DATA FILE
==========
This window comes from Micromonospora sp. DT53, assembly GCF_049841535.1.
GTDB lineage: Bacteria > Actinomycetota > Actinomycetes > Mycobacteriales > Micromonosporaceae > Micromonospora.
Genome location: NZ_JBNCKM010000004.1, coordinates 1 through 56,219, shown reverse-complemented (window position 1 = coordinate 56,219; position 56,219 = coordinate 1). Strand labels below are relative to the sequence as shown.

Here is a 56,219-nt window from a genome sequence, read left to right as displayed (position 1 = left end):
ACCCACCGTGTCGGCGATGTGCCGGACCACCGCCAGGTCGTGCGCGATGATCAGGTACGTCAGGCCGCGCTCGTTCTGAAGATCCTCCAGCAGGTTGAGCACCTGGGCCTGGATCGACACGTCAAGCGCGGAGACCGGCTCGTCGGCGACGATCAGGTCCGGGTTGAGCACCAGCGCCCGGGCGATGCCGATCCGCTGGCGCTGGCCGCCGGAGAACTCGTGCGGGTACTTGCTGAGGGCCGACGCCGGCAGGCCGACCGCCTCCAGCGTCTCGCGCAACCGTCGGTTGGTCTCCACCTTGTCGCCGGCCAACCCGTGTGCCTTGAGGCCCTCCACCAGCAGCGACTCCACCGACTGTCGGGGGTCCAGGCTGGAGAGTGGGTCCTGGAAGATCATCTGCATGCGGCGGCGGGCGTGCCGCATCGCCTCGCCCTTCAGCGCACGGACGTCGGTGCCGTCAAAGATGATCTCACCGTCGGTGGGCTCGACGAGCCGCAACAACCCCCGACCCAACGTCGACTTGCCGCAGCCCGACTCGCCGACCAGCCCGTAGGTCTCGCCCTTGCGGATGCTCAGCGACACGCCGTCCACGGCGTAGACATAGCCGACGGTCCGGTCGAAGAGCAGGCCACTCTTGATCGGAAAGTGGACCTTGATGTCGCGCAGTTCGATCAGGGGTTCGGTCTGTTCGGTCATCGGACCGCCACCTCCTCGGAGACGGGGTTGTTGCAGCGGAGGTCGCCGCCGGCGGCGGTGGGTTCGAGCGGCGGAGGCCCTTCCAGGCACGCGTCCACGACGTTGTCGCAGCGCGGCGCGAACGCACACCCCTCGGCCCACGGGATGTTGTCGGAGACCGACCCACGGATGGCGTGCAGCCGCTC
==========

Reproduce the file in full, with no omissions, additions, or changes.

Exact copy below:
This window comes from Micromonospora sp. DT53, assembly GCF_049841535.1.
GTDB lineage: Bacteria > Actinomycetota > Actinomycetes > Mycobacteriales > Micromonosporaceae > Micromonospora.
Genome location: NZ_JBNCKM010000004.1, coordinates 1 through 56,219, shown reverse-complemented (window position 1 = coordinate 56,219; position 56,219 = coordinate 1). Strand labels below are relative to the sequence as shown.

Here is a 56,219-nt window from a genome sequence, read left to right as displayed (position 1 = left end):
ACCCACCGTGTCGGCGATGTGCCGGACCACCGCCAGGTCGTGCGCGATGATCAGGTACGTCAGGCCGCGCTCGTTCTGAAGATCCTCCAGCAGGTTGAGCACCTGGGCCTGGATCGACACGTCAAGCGCGGAGACCGGCTCGTCGGCGACGATCAGGTCCGGGTTGAGCACCAGCGCCCGGGCGATGCCGATCCGCTGGCGCTGGCCGCCGGAGAACTCGTGCGGGTACTTGCTGAGGGCCGACGCCGGCAGGCCGACCGCCTCCAGCGTCTCGCGCAACCGTCGGTTGGTCTCCACCTTGTCGCCGGCCAACCCGTGTGCCTTGAGGCCCTCCACCAGCAGCGACTCCACCGACTGTCGGGGGTCCAGGCTGGAGAGTGGGTCCTGGAAGATCATCTGCATGCGGCGGCGGGCGTGCCGCATCGCCTCGCCCTTCAGCGCACGGACGTCGGTGCCGTCAAAGATGATCTCACCGTCGGTGGGCTCGACGAGCCGCAACAACCCCCGACCCAACGTCGACTTGCCGCAGCCCGACTCGCCGACCAGCCCGTAGGTCTCGCCCTTGCGGATGCTCAGCGACACGCCGTCCACGGCGTAGACATAGCCGACGGTCCGGTCGAAGAGCAGGCCACTCTTGATCGGAAAGTGGACCTTGATGTCGCGCAGTTCGATCAGGGGTTCGGTCTGTTCGGTCATCGGACCGCCACCTCCTCGGAGACGGGGTTGTTGCAGCGGAGGTCGCCGCCGGCGGCGGTGGGTTCGAGCGGCGGAGGCCCTTCCAGGCACGCGTCCACGACGTTGTCGCAGCGCGGCGCGAACGCACACCCCTCGGCCCACGGGATGTTGTCGGAGACCGACCCACGGATGGCGTGCAGCCGCTC